The stage when retirement planning shifts into high gear is perhaps the most crucial time in the individual’s financial life cycle. It begins between the ages of 45 and 55, roughly a decade before the planned retirement date. The individual is entering his or her peak earning period; the combination of experience, sharp focus and career progress has brought productivity to its apex. Most of the prime household responsibilities – mortgage, children’s’ education and children’s’ daily expenses – are fulfilled or nearing completion. Attention focuses sharply on providing enough income for a comfortable retirement.
Annuities in Retirement Planning
Annuities come into their own in this phase. The core purpose of annuities is to provide security in the form of guaranteed retirement income for life. This has always been important, but assumed added significance in the second half of the 20th century. The tremendous increases in life expectancy in this era were due primarily to progress against diseases affecting the middle-aged and elderly. For the first time in human history, life expectancy at middle age and retirement increased dramatically. Like all forms of human progress, these innovations brought new costs and problems as well as benefits. Foremost among these is the possibility of outliving the income that has been carefully nurtured to last a lifetime. Annuities are the only financial asset specifically designed to solve this problem. Their structure is oriented toward retirement. The tax laws reinforce this orientation. Withdrawals from the annuity prior to age 59 ½ are subject to a 10% penalty imposed by the IRS. Investment growth inside the annuity is tax-deferred; only upon withdrawal (presumably during retirement) are these gains taxed.
Annuities are versatile enough to serve all of the key investing goals: growth, income, and security. The relative weight assigned each of these changes dramatically as the investor enters the retirement-planning stage. Each type of annuity plays its role in seeing the future retiree safely through the remainder of life.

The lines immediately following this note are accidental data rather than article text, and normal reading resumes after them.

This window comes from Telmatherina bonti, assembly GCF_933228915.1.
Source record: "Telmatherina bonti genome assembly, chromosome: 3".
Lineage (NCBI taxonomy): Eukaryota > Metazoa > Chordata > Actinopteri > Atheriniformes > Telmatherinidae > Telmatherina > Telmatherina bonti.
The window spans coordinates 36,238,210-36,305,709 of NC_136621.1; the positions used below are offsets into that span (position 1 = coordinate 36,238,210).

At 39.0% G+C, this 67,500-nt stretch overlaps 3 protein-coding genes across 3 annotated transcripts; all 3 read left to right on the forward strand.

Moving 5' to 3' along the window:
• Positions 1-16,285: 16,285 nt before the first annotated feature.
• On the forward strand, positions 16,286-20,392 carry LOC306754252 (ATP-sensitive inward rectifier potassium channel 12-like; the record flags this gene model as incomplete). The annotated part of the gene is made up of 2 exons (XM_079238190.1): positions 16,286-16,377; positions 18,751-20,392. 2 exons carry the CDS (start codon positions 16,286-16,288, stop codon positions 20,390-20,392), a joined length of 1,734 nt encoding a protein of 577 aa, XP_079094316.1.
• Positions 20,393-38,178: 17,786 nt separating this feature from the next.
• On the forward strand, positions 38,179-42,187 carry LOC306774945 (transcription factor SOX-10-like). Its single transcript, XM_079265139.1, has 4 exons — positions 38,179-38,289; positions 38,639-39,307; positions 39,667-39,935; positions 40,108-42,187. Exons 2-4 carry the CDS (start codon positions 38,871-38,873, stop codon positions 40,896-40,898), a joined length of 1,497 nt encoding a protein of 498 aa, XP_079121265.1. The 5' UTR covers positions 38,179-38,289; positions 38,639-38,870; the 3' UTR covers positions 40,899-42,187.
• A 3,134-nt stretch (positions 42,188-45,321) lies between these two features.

Fixed Annuities in Retirement Planning
Fixed annuities are best thought of as a fixed-income asset with a very high degree of security and the ability to provide lifetime income. (Courts recognize these characteristics when they order defendants in liability actions to buy annuities as compensation for plaintiffs.) Retirement planning is the phase of the financial life cycle in which security and safety of principal gradually assume the prominence formerly assigned to growth. The nature of fixed annuities dovetails perfectly with this shift in priorities.
Fixed annuities guarantee a credited interest return for an initial period. Subsequent reductions in credited interest are often limited by a provision allowing the purchaser to withdraw the balance without penalty if the credited interest falls too far. Even this interest-rate uncertainty can be avoided by purchase of a CD annuity, in which the interest-guarantee period equals the term of the annuity.
Liquidity is limited by surrender charges, but the need for liquidity is less in the retirement planning period, when mortgage, children’s college and living expenses are fading from the picture. Investors can time the annuity purchase so that surrender charges expire at age 59 and withdrawals can begin at the desired retirement age. Annuity expenses can be minimized by shopping for a low-cost annuity.
If the investment position of a deferred fixed annuity is too conservative for the needs of the portfolio, the investor can utilize mutual funds and/or variable annuities for investment, then purchase an immediate fixed annuity at retirement to lock in guaranteed income for life. A more conservative way to pursue higher yield using annuities is to purchase an indexed annuity, whose interest return varies directly with the performance of an index of market performance, such as the S&P 500. Most index annuities are tied to equity performance, although a bond index can also be used. The credited return is limited on both the low end (at zero) and the upper end (by the participation rate and the interest cap). The indexed annuity allows the investor to participate in market runups but not market downturns.